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During Drinking Water Week May 5-11, you can learn how to lower your water usage

Water comes out of a faucet
Karolina Grabowska
/
Pixabay
Water comes out of a faucet

Drinking Water Week is a time to emphasize the importance of a clean and adequate water supply.

During the first full week of May, communities around the world observe Drinking Water Week to raise awareness about the vital role clean water plays in daily life.

The City of Springfield and Springfield City Utilities are recognizing efforts to provide safe drinking water to city residents since 1957.

“We’re actually fed our water from two lakes, Fellows Lake and McDaniel Lake, both on the northeast and northwest sides of town, and we need to make sure those are adequately filled," said CU Spokesman Joel Alexander. "Taking the water for granted on a daily basis is something a lot of folks do without even knowing.”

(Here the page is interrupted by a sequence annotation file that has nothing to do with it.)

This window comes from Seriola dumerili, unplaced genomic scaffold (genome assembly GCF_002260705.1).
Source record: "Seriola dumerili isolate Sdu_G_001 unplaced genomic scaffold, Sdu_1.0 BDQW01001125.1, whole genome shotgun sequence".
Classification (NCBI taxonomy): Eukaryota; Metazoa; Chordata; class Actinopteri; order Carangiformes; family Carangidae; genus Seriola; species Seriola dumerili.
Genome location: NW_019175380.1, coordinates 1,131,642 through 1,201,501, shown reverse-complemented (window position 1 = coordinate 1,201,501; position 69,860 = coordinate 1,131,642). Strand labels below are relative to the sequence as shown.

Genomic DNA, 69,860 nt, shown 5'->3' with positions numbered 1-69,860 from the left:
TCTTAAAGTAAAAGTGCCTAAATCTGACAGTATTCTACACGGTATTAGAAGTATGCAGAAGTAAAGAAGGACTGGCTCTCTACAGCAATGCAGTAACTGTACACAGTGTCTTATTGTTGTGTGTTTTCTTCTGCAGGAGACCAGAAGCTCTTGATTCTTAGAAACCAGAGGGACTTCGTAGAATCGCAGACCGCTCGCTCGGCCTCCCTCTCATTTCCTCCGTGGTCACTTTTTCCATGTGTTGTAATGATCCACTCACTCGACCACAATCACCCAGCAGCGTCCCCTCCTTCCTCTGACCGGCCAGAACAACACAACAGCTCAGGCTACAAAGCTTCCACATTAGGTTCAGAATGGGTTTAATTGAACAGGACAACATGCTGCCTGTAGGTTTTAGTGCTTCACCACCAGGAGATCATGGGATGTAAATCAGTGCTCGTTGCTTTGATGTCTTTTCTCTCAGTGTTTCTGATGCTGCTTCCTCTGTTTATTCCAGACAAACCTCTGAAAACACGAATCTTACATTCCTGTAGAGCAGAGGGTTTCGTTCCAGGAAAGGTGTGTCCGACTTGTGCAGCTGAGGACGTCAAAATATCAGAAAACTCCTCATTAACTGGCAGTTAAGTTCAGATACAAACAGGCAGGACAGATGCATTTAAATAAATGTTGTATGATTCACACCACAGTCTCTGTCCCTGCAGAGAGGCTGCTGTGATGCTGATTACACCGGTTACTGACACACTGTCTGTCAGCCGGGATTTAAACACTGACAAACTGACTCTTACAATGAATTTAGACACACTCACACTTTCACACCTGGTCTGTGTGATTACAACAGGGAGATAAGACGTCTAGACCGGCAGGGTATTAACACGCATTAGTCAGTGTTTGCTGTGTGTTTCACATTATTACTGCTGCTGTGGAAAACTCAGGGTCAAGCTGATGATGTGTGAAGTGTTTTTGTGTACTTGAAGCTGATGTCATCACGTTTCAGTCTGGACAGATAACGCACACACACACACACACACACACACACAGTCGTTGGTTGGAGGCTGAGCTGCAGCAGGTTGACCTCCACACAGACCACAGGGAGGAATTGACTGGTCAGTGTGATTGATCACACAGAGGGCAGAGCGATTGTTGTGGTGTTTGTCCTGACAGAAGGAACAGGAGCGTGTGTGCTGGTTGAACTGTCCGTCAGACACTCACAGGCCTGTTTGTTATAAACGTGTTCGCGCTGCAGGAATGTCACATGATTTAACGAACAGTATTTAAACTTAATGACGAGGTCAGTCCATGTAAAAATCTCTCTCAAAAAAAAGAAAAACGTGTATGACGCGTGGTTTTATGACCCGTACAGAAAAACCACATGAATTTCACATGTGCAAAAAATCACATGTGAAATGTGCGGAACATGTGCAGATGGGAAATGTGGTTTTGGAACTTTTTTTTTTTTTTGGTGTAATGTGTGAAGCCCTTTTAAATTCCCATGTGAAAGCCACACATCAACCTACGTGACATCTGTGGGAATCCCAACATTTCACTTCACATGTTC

Alexander says there are easy ways you can reduce your water usage at home.

“Check for dripping faucets, check for running toilets," he said. "Even a small leak can add up very quickly on your water bill and the amount of water you’re using. Turn off the water when you don’t need it, when you’re brushing your teeth, and take shorter showers, things like that.”

To help protect Springfield’s water and reduce daily usage, City Utilities encourages homeowners with lawn irrigation systems to use the recommended even and odd watering system.

“If your house ends with an even number on your address, you water on Wednesday, Friday and Sunday, if you have an odd numbered house, Tuesday, Thursday and Saturday,” said Alexander. “Then Monday we request, if possible, no one waters...on that day.”

The State of Missouri requires residents with these lawn irrigation systems to submit backflow test documentation.

These tests help protect water systems from contamination by investigating if backflow particles are in the system so that the cause can be determined and fixed "whether that be chemicals from lawn treatments or whether that may be things in swimming pools that could back up into the water system,” said Alexander.

The City of Springfield reminds homeowners with lawn irrigation systems that the state-required backflow test documentation is due by June 1.